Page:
Our work is guided by the UNESCO Strategy for Technical and Vocational Education and Training (2016-2021). This strategy is intended to align with SDG 4, to ‘Ensure inclusive and equitable quality education and promote lifelong learning opportunities for all’. It aims to support the efforts of Member States to enhance the relevance of their TVET systems and to equip all young people and adults with the skills required for employment, decent work, entrepreneurship and lifelong learning, and to contribute to the implementation of the 2030 Agenda for Sustainable Development as a whole. The Strategy has three priority areas: (1) Fostering youth employment and entrepreneurship; (2) Promoting equity and gender equality; (3) Facilitating the transition to green economies and sustainable societies
Fostering youth employment and entrepreneurship
Rising youth unemployment is one of the most significant problems facing economies and societies in today’s world, for developed and developing countries alike. Globally, 1.44 billion workers are in precarious and ‘vulnerable’ forms of employment. Over the next decade, 475 million new jobs need to be created to absorb the 75 million youth currently unemployed and the 40 million new annual entrants to the labour market. The TVET strategy aims to support the development of youth employment and entrepreneurship through three key activities: supporting Member States to conduct policy reviews and TVET reforms; mobilising cooperation of different stakeholders in the TVET network; and supporting Member States to design efficient and effective TVET funding strategies.
Promoting equity and gender equality
Despite technological progress and economic growth, inequalities and poverty persist in many parts of the world. On average, for countries in which data is available, the wealthiest 10 per cent earn 30‑40 per cent of the country’s total income. By contrast, the poorest 10 per cent earn around 2 per cent of the total income. In addition, there are gendered inequalities in labour force participation: women are more likely to be unemployed, and they are often concentrated in precarious forms of employment. UNESCO’s efforts to address these issues focus on promoting targeted policy measures for disadvantaged groups, and enhancing women’s and girls’ access to relevant TVET programmes and providing equal opportunities in the world of work.
Facilitating the transition to green economies and sustainable societies
Global climate change represents an imminent and potentially irreversible threat to the planet’s life support systems. However, it is estimated that as many as 15-60 million new jobs could be generated over the next two decades, in the transition to a greener and more sustainable economy and society. Activities in this priority area will focus on promoting green skills for the smooth transition to greening economies, fostering cross-sectoral approaches of TVET, and closing the ‘digital divide’ and reducing inequalities of access to digital technologies so that all Member States are able to take advantage of sustainable development.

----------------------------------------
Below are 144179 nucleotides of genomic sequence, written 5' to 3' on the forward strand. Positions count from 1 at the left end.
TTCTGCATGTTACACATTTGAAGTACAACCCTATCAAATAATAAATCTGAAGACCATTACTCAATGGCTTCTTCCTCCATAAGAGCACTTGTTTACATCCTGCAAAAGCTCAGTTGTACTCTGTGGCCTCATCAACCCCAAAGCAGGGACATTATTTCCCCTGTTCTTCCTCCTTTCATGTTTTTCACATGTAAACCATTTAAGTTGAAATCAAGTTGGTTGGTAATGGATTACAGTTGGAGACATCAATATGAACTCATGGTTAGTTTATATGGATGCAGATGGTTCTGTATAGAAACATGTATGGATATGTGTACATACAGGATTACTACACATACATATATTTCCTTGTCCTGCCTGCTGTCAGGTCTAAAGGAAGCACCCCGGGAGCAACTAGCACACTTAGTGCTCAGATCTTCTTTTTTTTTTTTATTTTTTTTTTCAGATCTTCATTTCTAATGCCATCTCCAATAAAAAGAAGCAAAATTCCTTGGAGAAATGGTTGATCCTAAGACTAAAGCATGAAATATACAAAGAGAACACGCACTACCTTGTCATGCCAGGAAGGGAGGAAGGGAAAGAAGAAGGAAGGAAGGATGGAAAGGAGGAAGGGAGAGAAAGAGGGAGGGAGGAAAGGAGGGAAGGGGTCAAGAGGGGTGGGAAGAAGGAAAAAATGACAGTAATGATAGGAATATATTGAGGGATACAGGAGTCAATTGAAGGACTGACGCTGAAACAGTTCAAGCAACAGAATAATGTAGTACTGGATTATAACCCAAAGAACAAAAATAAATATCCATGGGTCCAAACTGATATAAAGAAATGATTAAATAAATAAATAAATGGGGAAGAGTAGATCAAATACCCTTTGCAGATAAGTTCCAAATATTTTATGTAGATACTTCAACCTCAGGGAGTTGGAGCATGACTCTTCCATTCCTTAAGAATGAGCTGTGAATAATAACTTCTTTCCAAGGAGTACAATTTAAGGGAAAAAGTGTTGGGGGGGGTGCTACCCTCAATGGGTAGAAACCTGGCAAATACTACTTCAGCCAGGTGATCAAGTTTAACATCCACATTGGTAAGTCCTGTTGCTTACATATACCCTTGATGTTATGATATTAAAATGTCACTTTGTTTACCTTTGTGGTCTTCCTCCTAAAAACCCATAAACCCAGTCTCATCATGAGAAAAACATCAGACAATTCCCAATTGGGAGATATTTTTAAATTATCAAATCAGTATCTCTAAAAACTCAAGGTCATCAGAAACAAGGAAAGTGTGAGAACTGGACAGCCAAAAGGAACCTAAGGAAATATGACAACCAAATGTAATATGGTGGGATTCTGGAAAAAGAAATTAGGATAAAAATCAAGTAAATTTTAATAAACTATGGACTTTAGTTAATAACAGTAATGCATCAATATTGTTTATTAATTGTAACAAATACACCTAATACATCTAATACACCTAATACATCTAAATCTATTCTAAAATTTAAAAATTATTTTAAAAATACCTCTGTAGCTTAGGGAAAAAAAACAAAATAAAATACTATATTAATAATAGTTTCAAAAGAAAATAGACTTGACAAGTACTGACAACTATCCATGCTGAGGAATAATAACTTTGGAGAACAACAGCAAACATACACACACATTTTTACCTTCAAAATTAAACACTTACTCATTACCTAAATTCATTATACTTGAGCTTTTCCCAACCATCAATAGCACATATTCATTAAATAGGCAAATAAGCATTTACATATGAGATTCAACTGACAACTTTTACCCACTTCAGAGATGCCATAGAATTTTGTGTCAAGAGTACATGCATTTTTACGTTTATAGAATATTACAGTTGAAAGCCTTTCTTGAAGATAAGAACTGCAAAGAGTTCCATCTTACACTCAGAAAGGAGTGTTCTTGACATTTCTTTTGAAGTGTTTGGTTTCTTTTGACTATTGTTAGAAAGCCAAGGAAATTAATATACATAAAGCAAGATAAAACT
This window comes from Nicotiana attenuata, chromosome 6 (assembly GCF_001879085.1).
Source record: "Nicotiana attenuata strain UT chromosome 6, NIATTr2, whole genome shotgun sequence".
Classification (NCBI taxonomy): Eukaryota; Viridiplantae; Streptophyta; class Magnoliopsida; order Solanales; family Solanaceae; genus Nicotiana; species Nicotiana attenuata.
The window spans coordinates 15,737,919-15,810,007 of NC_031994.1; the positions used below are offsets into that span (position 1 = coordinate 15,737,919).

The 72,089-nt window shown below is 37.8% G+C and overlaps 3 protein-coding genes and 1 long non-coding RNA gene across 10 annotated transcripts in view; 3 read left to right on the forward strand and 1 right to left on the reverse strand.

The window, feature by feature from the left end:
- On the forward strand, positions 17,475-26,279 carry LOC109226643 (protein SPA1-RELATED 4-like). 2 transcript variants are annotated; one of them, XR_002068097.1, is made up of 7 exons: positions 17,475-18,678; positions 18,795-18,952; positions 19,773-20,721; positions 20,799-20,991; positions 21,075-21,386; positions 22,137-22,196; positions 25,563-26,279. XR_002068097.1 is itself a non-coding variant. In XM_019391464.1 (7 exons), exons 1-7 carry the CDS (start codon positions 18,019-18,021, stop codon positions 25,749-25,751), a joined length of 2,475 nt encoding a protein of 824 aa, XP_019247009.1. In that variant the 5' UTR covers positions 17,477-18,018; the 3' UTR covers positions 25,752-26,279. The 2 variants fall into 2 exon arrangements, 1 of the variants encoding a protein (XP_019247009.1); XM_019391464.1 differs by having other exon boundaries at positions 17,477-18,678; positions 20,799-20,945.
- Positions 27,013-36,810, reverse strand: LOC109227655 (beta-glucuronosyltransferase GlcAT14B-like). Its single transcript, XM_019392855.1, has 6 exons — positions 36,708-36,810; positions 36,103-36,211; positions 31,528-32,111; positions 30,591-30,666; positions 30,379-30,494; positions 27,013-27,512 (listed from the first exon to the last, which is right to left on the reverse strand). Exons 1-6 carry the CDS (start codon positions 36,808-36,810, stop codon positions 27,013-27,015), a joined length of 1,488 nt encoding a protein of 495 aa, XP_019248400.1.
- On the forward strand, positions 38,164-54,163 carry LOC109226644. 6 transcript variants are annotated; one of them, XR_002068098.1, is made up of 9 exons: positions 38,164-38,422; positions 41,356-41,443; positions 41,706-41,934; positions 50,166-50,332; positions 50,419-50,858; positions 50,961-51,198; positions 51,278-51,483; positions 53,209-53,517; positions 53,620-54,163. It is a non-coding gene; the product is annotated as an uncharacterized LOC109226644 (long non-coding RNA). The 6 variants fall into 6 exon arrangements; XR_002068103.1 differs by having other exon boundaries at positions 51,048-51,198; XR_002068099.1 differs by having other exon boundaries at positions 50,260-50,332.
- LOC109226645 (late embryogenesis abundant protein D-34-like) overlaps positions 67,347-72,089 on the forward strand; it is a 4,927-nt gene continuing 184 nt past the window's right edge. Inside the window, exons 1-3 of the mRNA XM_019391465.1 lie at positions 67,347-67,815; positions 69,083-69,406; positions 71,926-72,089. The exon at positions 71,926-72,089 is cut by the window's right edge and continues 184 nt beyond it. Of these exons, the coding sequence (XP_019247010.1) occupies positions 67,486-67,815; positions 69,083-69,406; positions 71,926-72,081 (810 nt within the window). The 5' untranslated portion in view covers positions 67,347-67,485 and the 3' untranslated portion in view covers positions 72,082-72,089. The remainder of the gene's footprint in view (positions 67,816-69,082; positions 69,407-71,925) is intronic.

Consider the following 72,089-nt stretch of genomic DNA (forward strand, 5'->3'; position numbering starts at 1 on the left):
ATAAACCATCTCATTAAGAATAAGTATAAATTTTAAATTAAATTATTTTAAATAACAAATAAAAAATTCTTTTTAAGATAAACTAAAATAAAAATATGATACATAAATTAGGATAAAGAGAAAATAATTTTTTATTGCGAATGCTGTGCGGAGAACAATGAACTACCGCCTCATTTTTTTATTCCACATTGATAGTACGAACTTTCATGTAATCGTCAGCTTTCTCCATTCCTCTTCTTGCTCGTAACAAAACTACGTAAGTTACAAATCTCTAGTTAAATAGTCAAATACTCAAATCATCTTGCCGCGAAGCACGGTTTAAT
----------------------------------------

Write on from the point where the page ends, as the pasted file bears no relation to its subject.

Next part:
21st Century Skills
21st century Skills (Source: World Economic Forum (2015) New Vision for Education: Unlocking the Potential of Technology)
There is an increasing focus, in policy, education, and community discussions, on the apparent skills and capabilities that young people will need to develop and demonstrate in order to ‘thrive’ in the complex, changing, precarious and uncertain labour markets of the 21st century. In its 2018 report The Future of Education and Skills: Education 2030, the OECD argues that ‘education needs to aim to do more than prepare young people for the world of work; it needs to equip students with the skills they need to become active, responsible and engaged citizens’. In the context of the unprecedented social, economic and environmental challenges and changes of the 21st century, schools must be able to prepare young people ‘for jobs that have not yet been created, for technologies that have not yet been invented, to solve problems that have not yet been anticipated’. The OECD argues that curiosity, imagination, resilience and self-regulation are the qualities that young people will need to develop to successfully navigate these uncertain futures. The World Economic Forum offers a similar assessment, suggesting that complex problem solving, critical thinking and creativity are becoming the most significant and in-demand skills and capabilities, in the context of an impending Fourth Industrial Revolution in which ‘developments in genetics, artificial intelligence, robotics, nanotechnology, 3D printing and biotechnology, to name just a few, are all building on and amplifying one another’.
In Australia, the Melbourne-based youth advocacy organisation the Foundation for Young Australians has attempted to put the concept of ‘enterprise skills’ at the forefront of the education and training policy agenda. The FYA suggests that the New Work Orders that current generations of young people confront are being shaped by three fundamental forces: automation, globalisation and collaboration. Whether they are termed ‘21st century skills’, ‘enterprise skills’, or ‘generic’ or ‘soft’ skills, what all of these skills discourses seek to do is to advocate for young people to develop in-demand and transferable skills and capabilities – such as problem solving, communication skills, and critical thinking – and to pursue careers in areas of the labour market that are considered least vulnerable to the effects of technological change.
Photos by Branko Stancevic and Mimi Thian on Unsplash
Crisis and disruption – economic, labour market, climate, ecological